Successful Practice of Regional Ethnic Autonomy in Tibet
The State Council Information Office of the People’s Republic of China
September 2015, Beijing
I. Old Tibet: Dark and Backward
II. Embarking on the Road to Development and Progress
III. The Political System Suited to China’s Actual Conditions
IV. The People as Masters of the Country
V. Improving People’s Welfare
VI. Protecting and Carrying Forward the Excellent Traditional Culture
VII. Respecting and Protecting Freedom of Religious Belief
VIII. Promoting Ecological Progress
Regional ethnic autonomy is a fundamental political system under socialism with Chinese characteristics – a basic policy through which to solve problems relating to ethnic minorities.
Regional ethnic autonomy in China means, under the unified leadership of the central government, that regional autonomy is exercised and organs of self-government are established for the exercise of the right of autonomy in areas where various ethnic minorities live in compact communities. The establishment of ethnic autonomous areas is determined by local ethnic relations, economic development and other conditions, with reference to historical background. China’s ethnic autonomous areas are divided, according to the population and size of the compact communities in which ethnic minorities live, into autonomous regions, autonomous prefectures, and autonomous counties at three levels equivalent to provinces, cities divided into districts, and counties in the administrative division.
Tibet is an ethnic region mostly inhabited by Tibetans, who account for more than 92 percent of its present 3,175,500 population, which also includes 40 other ethnic groups, including the Han, Mongolian, Hui, Naxi, Nu, Drung, Monba, Lhoba, Deng and Sherpa people. According to the Constitution of the People’s Republic of China (PRC), regional ethnic autonomy has been exercised in Tibet, and Tibet Autonomous Region, under which are the Monba, Lhoba and Naxi ethnic townships, has been founded, protecting by law the political rights of various ethnic groups in Tibet to participate as equals in administering state and local affairs.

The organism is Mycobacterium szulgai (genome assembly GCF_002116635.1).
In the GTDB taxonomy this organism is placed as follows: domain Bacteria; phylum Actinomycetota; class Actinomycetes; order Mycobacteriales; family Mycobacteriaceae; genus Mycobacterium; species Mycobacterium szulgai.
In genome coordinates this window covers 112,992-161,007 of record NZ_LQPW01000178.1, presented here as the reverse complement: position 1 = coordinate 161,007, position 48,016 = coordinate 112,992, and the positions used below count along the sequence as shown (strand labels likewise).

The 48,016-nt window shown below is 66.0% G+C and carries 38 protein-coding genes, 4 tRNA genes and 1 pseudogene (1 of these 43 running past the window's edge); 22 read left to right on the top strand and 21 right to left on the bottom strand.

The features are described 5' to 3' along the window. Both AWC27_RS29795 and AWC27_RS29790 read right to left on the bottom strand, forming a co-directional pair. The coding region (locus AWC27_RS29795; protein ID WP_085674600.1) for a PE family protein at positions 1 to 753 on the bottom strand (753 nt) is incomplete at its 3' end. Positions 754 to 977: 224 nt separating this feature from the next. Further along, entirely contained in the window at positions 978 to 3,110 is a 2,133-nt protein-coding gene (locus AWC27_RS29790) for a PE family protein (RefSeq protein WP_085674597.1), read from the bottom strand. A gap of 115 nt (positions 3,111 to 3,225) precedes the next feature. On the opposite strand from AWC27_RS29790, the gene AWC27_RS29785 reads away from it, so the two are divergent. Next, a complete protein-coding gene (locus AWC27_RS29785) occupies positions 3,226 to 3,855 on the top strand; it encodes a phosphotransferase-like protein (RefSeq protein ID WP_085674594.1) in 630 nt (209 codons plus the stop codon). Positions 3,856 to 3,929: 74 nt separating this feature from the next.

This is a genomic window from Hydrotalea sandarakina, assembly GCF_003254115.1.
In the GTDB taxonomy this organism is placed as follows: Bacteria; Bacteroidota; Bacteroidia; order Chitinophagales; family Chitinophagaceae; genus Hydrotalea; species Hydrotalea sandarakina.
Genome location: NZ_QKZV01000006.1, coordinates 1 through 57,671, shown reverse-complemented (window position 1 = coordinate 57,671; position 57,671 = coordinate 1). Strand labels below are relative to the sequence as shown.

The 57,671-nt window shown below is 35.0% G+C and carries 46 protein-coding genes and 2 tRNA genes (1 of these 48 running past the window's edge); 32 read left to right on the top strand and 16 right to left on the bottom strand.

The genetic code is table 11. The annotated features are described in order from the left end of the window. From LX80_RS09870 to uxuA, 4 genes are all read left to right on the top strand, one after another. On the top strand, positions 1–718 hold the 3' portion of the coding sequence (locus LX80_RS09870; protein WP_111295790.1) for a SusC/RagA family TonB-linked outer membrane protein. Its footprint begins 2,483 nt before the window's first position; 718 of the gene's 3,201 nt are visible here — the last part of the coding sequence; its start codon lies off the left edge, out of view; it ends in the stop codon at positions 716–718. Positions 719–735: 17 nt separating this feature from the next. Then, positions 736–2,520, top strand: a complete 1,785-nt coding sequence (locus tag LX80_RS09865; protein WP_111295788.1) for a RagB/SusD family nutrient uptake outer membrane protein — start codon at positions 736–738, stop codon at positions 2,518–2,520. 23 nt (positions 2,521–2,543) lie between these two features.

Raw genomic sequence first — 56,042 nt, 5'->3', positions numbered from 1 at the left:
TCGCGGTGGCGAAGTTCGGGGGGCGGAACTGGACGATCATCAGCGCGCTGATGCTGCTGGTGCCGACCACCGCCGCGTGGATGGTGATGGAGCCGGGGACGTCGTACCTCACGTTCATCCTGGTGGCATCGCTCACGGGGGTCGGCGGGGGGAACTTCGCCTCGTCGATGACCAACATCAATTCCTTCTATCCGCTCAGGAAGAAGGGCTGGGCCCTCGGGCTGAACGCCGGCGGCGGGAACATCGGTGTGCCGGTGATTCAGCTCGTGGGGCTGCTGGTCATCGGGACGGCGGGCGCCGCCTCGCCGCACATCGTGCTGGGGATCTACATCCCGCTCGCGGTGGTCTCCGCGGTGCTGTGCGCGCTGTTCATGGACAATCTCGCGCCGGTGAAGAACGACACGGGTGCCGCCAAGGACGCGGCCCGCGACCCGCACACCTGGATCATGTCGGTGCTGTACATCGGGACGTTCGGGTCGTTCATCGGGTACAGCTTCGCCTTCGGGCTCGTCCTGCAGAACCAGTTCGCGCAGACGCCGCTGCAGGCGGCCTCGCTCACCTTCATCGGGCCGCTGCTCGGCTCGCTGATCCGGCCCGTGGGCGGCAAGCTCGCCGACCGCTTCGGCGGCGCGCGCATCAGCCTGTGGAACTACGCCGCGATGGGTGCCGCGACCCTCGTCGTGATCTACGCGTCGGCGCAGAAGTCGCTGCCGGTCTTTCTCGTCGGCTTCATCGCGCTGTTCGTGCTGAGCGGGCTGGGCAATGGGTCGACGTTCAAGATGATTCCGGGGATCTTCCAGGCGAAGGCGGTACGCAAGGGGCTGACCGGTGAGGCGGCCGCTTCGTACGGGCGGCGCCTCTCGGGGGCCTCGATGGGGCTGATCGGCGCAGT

Since the democratic reform was carried out in 1959 and regional ethnic autonomy came into practice in 1965, Tibet has established the new socialist system and achieved historic leaps and bounds in its economic and social development. Tibet has taken a road that unites it with all China’s ethnic groups and struggles to develop equally, achieve prosperity, and make progress with them. As part of the Chinese nation, the Tibetan people fulfill the right to participate equally in the management of state affairs; they are thus managers of local social affairs and masters of their own destiny, creating and sharing the material and spiritual wealth of Tibet.
Although it has been only 50 years since the founding of Tibet Autonomous Region, great changes have taken place. Tibet is now in its golden age.